Italian packaging manufacturer ILIP intends to continue its research partnership with the University of Bologna – furthering its efforts to learn more about the effects of its packaging on the fresh produce it protects.
The Bazzano-based company entered into the partnership with the University Of Bologna’s Department of Fruit Trees and Wood Plant Sciences in September 2011. The aim of deal was to improve the technical and functional features of its packaging products.
Researchers at the Department of Fruit Trees and Wood Plant Sciences have conducted two trials to-date.
The first study examined the use of transparent r-PET punnets for table grapes, establishing the vital role played by ventilation holes in ensuring the maintained quality of packaged produce.
The packaging provider will use the finding to make its products more effective in terms of protecting and preserving the encased produce.
ILIP marketing manager Roberto Zanichelli revealed that the results of the partnership’s second trial would be available soon, but remained tight-lipped about the exact details of the trial.
Zanichelli told FoodProductionDaily.com that following a successful first year, ILIP intends to continue its work with the university.
“Why not?” said Zanichelli. “We started this partnership with the University of Bologna’s Department of Fruit Trees and Wood Plant Sciences because we wanted to study the relationship between our packaging and the products they protect, and so far its ben very interesting.”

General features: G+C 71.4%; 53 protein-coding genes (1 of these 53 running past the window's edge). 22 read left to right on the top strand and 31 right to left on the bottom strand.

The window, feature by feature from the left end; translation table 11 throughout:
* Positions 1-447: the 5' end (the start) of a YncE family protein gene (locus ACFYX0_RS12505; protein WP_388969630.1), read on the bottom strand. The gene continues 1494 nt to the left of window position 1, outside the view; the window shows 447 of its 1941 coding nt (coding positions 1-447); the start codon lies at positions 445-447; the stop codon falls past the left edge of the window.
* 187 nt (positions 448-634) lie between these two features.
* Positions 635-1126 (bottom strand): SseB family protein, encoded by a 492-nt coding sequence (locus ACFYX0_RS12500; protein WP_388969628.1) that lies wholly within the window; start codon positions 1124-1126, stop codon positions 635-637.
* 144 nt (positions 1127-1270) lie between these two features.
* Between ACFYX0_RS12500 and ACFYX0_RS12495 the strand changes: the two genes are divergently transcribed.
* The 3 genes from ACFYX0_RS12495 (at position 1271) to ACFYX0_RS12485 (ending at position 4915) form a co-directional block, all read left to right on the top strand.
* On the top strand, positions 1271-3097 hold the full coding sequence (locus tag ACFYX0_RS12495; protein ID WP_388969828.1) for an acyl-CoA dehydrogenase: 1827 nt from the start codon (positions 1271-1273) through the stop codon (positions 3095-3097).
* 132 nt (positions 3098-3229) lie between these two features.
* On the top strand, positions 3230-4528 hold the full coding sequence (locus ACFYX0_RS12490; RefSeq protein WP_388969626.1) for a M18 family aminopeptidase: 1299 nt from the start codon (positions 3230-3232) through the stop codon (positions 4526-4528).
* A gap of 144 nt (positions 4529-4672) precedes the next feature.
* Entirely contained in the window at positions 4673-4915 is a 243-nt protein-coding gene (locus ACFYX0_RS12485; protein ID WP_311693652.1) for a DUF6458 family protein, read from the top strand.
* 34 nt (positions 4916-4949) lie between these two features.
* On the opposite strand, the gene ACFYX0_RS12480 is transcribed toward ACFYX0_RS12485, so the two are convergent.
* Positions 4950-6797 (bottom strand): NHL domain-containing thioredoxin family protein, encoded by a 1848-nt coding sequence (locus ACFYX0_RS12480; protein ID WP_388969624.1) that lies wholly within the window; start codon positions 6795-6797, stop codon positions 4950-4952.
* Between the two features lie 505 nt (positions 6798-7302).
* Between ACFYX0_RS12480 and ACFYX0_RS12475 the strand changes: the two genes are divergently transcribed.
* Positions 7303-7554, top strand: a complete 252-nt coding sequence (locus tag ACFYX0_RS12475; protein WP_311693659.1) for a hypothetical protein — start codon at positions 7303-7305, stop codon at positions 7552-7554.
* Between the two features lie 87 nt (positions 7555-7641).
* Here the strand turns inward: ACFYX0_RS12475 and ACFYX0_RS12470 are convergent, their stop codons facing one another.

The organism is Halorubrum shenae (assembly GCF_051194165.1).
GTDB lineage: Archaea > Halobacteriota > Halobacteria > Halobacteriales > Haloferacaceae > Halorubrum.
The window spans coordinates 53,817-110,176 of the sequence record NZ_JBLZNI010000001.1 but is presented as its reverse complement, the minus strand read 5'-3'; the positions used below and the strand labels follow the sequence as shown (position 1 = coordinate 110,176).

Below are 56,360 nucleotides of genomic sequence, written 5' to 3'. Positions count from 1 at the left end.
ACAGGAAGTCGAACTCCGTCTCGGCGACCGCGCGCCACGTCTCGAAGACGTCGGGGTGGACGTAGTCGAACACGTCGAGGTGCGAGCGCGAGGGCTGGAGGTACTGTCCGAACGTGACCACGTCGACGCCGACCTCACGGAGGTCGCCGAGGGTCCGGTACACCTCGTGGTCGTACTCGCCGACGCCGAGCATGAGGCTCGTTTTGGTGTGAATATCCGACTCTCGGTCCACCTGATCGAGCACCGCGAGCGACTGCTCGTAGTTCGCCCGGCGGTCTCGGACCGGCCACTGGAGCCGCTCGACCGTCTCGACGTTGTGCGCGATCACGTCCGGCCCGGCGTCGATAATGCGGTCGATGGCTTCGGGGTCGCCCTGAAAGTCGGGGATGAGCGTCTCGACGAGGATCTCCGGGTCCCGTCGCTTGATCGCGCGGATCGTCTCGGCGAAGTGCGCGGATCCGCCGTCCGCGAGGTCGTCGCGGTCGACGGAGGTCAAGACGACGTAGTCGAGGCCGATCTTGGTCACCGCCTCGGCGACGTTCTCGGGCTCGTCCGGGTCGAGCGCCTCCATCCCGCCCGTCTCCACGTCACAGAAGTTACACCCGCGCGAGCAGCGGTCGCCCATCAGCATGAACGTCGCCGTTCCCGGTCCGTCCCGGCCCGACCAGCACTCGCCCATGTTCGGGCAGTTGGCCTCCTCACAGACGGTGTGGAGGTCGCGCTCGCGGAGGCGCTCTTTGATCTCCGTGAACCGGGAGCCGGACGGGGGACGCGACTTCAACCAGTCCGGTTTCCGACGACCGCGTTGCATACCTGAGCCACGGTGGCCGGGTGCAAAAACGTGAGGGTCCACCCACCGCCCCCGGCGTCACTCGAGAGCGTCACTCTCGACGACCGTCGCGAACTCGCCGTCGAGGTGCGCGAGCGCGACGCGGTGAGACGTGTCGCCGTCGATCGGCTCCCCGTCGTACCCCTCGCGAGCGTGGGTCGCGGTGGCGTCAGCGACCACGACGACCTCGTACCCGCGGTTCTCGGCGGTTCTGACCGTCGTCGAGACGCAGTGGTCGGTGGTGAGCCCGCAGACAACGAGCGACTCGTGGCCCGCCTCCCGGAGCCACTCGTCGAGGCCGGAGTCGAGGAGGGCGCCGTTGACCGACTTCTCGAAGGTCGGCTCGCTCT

The first test examined different models of transparent r-PET punnets for table grapes. Researchers compared how the packaging influenced cooling time, temperature and how the packaging maintained the quality of the product.
Researchers confirmed the fundamental role played by ventilation holes in the upper part of the punnets, which allow the packaged product to maintain its quality for longer.
The findings of trial number two will be revealed soon, along with the details of a third produce-packaging study.
“We haven’t decided yet, but in the next month we should finalise our new trials,” he said.
“This partnership is part of our latest corporate sustainability efforts,” said Zanichelli. “We want to be responsible for the products we manufacture once they leave the factory.”
“We are looking at the interaction of our packaging products and the food it protects to improve the quality and technical features of our packaging products. This will hopefully improve the shelf life of the food inside our packaging.”
Zanichelli added that through its findings, ILIP hopes to help reduce the high levels of food waste caused by inferior packaging.
“We want to help by improving our packaging to keep the food it protects safer for longer,” he said. “Through this partnership, we can help to reduce food waste and the environmental impact of the complete product.”